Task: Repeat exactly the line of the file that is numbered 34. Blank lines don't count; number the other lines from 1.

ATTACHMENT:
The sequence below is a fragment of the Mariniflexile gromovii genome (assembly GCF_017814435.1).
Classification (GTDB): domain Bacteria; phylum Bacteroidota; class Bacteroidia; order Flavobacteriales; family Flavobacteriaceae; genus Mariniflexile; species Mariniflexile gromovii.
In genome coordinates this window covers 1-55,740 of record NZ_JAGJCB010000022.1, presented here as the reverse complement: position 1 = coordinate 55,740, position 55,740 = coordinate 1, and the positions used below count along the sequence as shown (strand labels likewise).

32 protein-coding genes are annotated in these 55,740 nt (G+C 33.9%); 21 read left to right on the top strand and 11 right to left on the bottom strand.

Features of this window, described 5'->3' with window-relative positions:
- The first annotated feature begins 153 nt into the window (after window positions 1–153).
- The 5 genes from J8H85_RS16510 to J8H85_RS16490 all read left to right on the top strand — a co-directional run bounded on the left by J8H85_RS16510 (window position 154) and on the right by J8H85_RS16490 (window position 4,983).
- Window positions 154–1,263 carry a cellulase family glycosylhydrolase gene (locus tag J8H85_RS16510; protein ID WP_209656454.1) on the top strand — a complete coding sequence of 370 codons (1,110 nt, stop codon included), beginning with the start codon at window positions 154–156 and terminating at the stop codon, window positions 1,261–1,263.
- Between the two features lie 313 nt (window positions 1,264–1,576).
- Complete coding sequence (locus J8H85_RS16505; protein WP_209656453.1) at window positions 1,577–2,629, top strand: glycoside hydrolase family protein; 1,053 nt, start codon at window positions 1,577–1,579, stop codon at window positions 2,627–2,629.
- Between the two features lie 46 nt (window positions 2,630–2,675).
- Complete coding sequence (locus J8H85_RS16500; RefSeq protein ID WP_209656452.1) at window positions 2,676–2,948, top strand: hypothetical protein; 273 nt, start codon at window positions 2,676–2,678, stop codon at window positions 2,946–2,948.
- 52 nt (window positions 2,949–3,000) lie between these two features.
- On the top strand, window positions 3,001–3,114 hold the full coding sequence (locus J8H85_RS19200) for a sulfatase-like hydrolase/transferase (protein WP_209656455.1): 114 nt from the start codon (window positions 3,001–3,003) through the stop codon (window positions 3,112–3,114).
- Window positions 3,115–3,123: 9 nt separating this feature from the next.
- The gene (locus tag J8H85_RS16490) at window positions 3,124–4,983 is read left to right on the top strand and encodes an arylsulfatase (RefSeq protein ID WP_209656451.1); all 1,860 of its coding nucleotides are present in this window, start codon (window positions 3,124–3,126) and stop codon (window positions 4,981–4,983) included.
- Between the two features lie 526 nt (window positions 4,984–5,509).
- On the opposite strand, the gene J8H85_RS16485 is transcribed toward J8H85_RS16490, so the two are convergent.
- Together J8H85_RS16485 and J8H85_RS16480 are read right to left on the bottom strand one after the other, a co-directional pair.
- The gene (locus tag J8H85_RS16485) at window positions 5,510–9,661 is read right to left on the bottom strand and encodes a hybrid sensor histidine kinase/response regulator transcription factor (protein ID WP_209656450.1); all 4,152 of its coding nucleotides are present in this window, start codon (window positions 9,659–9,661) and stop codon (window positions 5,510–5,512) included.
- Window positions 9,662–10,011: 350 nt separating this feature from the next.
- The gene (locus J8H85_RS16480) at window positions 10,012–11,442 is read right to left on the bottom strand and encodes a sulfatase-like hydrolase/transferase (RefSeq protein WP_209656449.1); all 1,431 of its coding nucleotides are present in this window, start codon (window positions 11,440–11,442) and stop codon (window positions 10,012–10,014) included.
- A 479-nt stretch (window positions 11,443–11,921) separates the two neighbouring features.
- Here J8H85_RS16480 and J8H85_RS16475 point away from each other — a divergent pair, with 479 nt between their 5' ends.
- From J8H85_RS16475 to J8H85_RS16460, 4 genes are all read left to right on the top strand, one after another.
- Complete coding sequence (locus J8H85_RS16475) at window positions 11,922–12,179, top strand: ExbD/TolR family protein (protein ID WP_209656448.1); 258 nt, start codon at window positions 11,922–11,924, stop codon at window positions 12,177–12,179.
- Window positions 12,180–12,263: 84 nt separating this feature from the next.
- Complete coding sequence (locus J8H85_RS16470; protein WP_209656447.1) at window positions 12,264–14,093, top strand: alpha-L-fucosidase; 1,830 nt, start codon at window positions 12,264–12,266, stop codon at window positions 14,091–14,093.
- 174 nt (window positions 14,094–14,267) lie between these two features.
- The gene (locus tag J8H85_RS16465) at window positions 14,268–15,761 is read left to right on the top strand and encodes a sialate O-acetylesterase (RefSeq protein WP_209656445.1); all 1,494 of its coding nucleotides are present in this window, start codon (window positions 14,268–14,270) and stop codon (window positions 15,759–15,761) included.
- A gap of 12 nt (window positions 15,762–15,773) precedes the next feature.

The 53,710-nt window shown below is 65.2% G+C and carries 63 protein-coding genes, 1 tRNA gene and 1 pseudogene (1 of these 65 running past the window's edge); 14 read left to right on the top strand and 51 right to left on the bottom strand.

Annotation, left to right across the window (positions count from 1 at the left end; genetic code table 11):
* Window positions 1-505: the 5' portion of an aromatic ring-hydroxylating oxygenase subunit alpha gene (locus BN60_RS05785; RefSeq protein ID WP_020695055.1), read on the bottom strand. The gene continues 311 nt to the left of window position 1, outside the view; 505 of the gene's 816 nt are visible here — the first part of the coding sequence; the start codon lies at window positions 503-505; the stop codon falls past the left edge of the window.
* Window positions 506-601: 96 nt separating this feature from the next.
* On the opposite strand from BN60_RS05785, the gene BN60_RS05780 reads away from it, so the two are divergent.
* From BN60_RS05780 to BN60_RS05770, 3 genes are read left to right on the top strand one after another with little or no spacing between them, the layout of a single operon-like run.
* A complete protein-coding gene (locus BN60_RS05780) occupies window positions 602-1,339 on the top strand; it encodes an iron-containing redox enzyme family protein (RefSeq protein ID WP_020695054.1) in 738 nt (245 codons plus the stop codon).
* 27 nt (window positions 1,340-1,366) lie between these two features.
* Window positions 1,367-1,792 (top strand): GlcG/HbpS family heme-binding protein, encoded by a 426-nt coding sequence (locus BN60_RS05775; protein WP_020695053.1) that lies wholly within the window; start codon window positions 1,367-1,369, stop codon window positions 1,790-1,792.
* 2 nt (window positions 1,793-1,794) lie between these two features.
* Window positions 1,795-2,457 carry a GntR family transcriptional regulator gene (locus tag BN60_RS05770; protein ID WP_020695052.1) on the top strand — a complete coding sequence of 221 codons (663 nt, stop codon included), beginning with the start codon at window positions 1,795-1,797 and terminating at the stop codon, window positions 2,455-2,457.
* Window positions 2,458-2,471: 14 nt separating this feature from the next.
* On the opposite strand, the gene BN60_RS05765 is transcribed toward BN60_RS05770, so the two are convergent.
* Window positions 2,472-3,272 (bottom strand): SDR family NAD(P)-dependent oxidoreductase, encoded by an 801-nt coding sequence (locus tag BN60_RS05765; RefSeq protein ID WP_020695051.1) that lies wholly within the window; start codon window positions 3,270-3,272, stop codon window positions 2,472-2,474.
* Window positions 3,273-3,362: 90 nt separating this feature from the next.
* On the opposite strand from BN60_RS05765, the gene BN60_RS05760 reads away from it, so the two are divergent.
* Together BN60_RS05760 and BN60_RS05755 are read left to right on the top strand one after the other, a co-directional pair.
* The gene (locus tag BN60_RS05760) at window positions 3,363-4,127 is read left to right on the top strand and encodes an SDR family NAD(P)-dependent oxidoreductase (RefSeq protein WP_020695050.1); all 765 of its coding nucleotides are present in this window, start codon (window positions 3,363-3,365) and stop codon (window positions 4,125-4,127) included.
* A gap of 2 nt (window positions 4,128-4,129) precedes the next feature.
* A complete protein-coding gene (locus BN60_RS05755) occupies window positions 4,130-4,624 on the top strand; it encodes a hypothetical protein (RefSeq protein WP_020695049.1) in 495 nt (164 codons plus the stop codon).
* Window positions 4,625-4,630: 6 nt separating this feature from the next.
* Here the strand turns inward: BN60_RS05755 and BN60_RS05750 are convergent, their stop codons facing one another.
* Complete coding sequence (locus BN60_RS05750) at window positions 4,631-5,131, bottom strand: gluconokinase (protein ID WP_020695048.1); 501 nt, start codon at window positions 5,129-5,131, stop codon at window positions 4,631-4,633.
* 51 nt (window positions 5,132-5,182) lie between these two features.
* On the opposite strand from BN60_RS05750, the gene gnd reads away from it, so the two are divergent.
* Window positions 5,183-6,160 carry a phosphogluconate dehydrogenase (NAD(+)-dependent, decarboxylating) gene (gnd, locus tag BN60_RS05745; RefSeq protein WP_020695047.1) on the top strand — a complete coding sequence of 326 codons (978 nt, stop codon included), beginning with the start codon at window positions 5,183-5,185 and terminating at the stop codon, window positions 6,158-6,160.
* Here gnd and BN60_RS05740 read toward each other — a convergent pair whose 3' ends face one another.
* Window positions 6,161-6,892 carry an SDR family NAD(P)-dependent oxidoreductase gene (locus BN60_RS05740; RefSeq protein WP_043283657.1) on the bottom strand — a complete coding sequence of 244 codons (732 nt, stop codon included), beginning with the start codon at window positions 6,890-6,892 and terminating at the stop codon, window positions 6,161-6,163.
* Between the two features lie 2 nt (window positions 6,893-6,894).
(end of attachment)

* Window positions 1-505: the 5' portion of an aromatic ring-hydroxylating oxygenase subunit alpha gene (locus BN60_RS05785; RefSeq protein ID WP_020695055.1), read on the bottom strand. The gene continues 311 nt to the left of window position 1, outside the view; 505 of the gene's 816 nt are visible here — the first part of the coding sequence; the start codon lies at window positions 503-505; the stop codon falls past the left edge of the window.